The crop of MLB free-agent starting pitchers is almost impossibly weak, and a team like the Chicago White Sox — with two relatively high-end starting pitchers — knows that better than anyone.
The White Sox are one of the more fascinating teams as the annual winter meetings approach. There’s a ton of talent on Chicago’s roster, but what the White Sox have in top-line players, they lack in complementary depth. That leaves general manager Rick Hahn in a peculiar position.
The best course of action for Hahn and the White Sox might be to explore trading some of that top talent to not only replenish the farm system, but also add young, affordable, big league-ready talent. His best chip in that potential quest is, of course, left-handed pitcher Chris Sale.
The 2016 American League All-Star Game starter has been the center of trade rumors for some time now. He’s the best left-handed pitcher in baseball not named Clayton Kershaw and interest in Sale obviously is high. But the depths teams might have to reach in order to acquire Sale is (still) reportedly sky-high.
“We’re hearing the same grumbling about the White Sox’s price tag this winter as we heard last July,” ESPN’s Jayson Stark wrote Friday. “One exec described them as asking for ‘the Shelby Miller deal,’ plus at least two additional pieces. Which means every club’s offer needs to start with its No. 1 prospect and then pile on from there. So why, you ask, would any team pay that?”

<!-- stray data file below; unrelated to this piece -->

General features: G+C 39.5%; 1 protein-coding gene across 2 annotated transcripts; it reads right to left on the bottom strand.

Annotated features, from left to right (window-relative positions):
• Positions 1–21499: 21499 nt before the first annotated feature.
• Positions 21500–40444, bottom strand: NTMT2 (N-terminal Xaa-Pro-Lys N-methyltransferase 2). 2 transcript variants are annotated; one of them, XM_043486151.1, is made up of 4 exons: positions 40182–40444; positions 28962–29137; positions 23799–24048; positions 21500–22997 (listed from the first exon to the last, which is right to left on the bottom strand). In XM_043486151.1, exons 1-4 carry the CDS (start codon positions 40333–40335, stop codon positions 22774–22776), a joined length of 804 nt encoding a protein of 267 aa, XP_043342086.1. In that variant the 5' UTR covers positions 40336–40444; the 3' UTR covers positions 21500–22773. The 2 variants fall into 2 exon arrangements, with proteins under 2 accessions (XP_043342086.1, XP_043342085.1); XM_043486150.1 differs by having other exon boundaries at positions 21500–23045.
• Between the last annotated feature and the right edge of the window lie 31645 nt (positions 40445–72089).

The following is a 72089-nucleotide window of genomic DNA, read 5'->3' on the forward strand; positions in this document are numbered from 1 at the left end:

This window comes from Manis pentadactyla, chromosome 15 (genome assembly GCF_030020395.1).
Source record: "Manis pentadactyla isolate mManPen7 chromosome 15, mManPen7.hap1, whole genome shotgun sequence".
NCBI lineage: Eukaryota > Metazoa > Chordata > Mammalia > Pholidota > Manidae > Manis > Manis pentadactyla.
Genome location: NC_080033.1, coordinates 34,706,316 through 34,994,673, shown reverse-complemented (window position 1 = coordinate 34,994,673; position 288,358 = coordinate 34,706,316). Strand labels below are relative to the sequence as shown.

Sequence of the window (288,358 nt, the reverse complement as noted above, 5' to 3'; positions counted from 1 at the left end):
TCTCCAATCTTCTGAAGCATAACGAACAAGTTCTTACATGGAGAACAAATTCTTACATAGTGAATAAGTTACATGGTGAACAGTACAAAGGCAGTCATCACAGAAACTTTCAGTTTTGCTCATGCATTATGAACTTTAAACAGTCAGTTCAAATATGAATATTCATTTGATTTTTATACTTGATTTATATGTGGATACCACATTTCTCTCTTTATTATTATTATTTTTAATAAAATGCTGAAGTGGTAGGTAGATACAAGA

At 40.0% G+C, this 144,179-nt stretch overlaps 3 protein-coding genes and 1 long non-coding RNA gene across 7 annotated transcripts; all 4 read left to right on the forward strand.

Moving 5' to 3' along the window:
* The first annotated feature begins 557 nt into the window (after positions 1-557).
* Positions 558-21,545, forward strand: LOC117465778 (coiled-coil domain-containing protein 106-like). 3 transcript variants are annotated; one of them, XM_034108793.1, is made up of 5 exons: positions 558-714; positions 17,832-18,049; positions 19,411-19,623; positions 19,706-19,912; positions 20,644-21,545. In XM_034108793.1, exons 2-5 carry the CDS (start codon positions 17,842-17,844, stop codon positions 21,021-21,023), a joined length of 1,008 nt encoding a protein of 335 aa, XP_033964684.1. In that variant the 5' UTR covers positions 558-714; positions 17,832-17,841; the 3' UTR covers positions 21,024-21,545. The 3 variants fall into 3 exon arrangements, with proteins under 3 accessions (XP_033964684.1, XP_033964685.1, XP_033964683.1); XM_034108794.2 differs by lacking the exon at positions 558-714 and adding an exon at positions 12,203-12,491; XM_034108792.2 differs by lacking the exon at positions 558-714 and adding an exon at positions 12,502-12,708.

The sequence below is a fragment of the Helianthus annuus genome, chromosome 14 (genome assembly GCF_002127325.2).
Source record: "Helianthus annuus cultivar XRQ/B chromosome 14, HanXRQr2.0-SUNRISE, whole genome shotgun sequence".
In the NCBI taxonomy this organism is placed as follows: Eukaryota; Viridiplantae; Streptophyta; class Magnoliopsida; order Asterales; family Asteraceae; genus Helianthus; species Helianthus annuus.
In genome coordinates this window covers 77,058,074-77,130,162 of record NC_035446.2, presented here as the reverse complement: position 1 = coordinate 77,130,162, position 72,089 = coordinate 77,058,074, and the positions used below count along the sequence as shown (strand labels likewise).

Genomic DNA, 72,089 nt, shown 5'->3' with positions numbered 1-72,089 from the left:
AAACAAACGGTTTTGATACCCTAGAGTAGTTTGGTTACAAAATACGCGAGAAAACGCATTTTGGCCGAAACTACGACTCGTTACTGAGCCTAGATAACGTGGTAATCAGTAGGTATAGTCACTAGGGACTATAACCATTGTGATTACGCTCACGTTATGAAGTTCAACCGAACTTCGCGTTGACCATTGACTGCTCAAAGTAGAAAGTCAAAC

Here’s what the “Shelby Miller deal” looked like.
Arizona acquired: Miller, Gabe Speier
Atlanta acquired: Dansby Swanson, Ender Inciarte, Aaron Blair
Miller was considered by many to be a legitimate No. 2 starter with the majority of his career in front of him. In order to acquire Miller, Arizona had to give up Swanson (the No. 1 pick in the 2015 MLB Draft) and Inciarte, a six-win player through his first two seasons at the major league level. Blair also made 15 starts at the big league level for Atlanta last season.
Sale is considerably better than Miller, and if that’s the template the White Sox want to use for the framework of a deal, it makes sense they’d want even more than what Arizona relinquished.
“I think the price is going to come down … and I think they’re going to move him,” a National League executive told Stark. “In fact, I’d be surprised if they don’t.”
Bring on the winter meetings.
Thumbnail photo via Matt Marton/USA TODAY Sports Images